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Thread: Refreshing Glenlivet's ride

  1. #61
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    In the case of where the support started to break through the fiberglass, would the use of woven along with the mat given you a stronger repair?

  2. #62
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    Quote Originally Posted by franko View Post
    In the case of where the support started to break through the fiberglass, would the use of woven along with the mat given you a stronger repair?
    I used both woven cloth and mat in the repair. It was rock solid this morning. Given that the dimensions of the fractured glass exactly matched the outline of the small lift blocks I'm certain having multiple holes drilled during the initial assembly weakened the structure and the small contact area of the blocks just compounded the issue. I glassed the opposing half of the defect today (pix below) and instead of having two blocks of 2x4" each for the rear mounts I'll use one continuous steel tube measuring 3" (wide) 2" tall (lift) and 24" long to distribute the weight and stress across a much greater area. Between the metal and the fiberglass I'll use 3/16" thick fabric-reinforced stiff rubber. IMO that's how it should have been from the factory.

    Yesterday's repair work was rock solid this morning. The more repairs I make the more confidence I have in facing additional issues. I'm just hoping that when the tub is perfect and the paint job makes me salivate that my many photos and notes will be sufficient for me to be able to put the whole thing back together! Because yesterday's repair was uneven (the nature of using fiberglass matting) and higher than the original grade, a couple hours of sanding using the long board were needed.
    Dec31A.jpg

    Dec31B.jpg
    I wasn't overly concerned with the low spots. They were only 1mm lower than grade when I finished sanding, and that aforementioned rubber spacer between the mount and the tub will accommodate any unevenness. A flat edge held between both mounting holes shows I have a perfectly flat surface to work with. At next year's rally if anyone wants to crawl beneath the tub to point out this defect, remember that Glenlivet has a habit of marking things at ground level!

    For most of the morning I enjoyed the company of Miyagi-san's shop dog, Kolbock. He's just one year old but already 125# - much larger than my goldens but just as playful. He's also extremely vocal, often joining in when I sing along with songs on the radio.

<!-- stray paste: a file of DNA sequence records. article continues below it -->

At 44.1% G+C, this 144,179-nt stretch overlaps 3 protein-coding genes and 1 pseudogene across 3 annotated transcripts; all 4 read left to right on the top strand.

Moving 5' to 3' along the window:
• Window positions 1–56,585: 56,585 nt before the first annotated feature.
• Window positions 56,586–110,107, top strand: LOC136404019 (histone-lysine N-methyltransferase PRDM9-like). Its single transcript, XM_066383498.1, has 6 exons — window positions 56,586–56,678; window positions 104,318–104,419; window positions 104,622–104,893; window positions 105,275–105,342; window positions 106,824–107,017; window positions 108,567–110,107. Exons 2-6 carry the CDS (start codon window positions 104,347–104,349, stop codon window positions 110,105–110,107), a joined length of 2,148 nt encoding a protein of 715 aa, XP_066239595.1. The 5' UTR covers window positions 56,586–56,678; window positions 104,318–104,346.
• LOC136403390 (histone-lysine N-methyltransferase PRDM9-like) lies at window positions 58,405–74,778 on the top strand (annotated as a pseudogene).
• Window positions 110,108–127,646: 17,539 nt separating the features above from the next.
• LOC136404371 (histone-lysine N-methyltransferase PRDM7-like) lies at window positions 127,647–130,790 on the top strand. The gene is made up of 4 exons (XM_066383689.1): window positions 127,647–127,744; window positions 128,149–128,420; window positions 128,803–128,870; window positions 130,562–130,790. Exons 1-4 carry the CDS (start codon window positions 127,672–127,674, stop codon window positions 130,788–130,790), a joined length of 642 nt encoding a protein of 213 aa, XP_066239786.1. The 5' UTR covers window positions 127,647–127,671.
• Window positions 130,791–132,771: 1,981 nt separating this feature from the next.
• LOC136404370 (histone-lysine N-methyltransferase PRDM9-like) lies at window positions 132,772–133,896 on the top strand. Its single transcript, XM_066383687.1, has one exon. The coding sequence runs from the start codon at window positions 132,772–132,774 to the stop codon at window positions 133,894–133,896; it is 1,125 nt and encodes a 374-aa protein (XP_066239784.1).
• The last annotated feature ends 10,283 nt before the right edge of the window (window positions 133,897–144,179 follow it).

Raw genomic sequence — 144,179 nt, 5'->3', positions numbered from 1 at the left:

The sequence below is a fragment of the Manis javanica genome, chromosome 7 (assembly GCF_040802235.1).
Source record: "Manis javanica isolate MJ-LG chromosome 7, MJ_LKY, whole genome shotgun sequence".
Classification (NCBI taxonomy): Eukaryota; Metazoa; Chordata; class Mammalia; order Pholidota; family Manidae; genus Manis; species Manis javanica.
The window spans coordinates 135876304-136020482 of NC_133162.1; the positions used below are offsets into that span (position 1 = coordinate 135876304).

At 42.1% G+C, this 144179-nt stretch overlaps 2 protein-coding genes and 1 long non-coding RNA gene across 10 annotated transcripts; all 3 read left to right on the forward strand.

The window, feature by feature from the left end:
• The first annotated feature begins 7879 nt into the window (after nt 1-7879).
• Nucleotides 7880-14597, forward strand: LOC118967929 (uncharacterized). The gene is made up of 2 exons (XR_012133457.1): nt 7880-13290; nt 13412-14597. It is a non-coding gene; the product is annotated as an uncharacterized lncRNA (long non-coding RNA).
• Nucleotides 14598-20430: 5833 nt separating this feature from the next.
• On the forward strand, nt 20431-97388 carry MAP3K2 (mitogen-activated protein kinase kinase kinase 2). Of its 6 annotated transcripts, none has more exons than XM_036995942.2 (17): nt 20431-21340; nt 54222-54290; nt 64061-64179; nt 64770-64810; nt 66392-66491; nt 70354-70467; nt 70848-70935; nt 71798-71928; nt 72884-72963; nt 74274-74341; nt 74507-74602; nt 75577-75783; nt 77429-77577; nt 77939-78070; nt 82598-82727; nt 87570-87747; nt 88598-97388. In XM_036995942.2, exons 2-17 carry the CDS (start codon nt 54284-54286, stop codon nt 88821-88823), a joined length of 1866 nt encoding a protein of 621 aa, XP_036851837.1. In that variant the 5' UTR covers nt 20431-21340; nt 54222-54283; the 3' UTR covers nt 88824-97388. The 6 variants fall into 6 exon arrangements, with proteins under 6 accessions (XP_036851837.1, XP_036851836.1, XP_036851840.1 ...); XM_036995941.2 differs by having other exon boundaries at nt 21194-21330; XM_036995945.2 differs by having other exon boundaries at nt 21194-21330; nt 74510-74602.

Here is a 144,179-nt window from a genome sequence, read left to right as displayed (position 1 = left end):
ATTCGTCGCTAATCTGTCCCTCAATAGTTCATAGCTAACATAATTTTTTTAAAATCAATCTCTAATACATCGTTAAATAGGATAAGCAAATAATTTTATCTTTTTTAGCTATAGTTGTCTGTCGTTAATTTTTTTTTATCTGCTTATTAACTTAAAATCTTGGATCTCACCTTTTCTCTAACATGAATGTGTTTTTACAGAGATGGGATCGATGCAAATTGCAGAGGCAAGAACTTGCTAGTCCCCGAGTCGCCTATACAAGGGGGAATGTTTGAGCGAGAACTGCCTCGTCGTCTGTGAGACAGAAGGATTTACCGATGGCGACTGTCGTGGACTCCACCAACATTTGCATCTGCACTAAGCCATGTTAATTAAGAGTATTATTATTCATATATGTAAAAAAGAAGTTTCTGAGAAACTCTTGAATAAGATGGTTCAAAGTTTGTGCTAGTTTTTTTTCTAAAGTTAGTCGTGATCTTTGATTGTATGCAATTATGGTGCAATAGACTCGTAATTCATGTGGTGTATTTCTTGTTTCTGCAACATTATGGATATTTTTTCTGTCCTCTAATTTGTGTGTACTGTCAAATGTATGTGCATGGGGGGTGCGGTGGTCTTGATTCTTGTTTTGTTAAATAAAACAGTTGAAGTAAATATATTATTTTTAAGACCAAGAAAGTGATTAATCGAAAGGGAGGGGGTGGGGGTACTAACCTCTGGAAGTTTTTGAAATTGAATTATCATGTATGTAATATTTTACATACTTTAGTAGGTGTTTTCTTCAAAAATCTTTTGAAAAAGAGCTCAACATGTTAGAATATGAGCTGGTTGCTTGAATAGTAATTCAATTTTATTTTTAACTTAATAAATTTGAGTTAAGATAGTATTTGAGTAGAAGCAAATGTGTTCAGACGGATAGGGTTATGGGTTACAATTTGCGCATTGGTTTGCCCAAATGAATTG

Kolbock.jpg
    '18 R1200GSA for solo rides
    '12 R1200GSA with Hannigan sidecar for rides with Glenlivet
    '15 Honda CRF250L for exploring places I'm afraid to take the big GSA!
    http://travelswithbarley.com/

  3. #63
    Registered User Rinty's Avatar
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    That thing's going to be one of the most perfect side cars around, when it's finished.
    Rinty

  4. #64
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    Quote Originally Posted by Rinty View Post
    That thing's going to be one of the most perfect side cars around, when it's finished.
    Till the first inevitable scratch!

    Another very icy morning here in northern Vermont. Hoping the road up Miyagi-san's hill isn't too bad!
    '18 R1200GSA for solo rides
    '12 R1200GSA with Hannigan sidecar for rides with Glenlivet
    '15 Honda CRF250L for exploring places I'm afraid to take the big GSA!
    http://travelswithbarley.com/

  5. #65
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    Today I worked on repairing the cracked subframe mount and reinforcing it. A V was ground into both sides of the crack, then both sides were TIG welded. My first shot at TIG, and while it's not the best looking weld I liked it; it felt a lot like the oxy-acetylene welding I toyed with in high school!

    Jan2C.jpg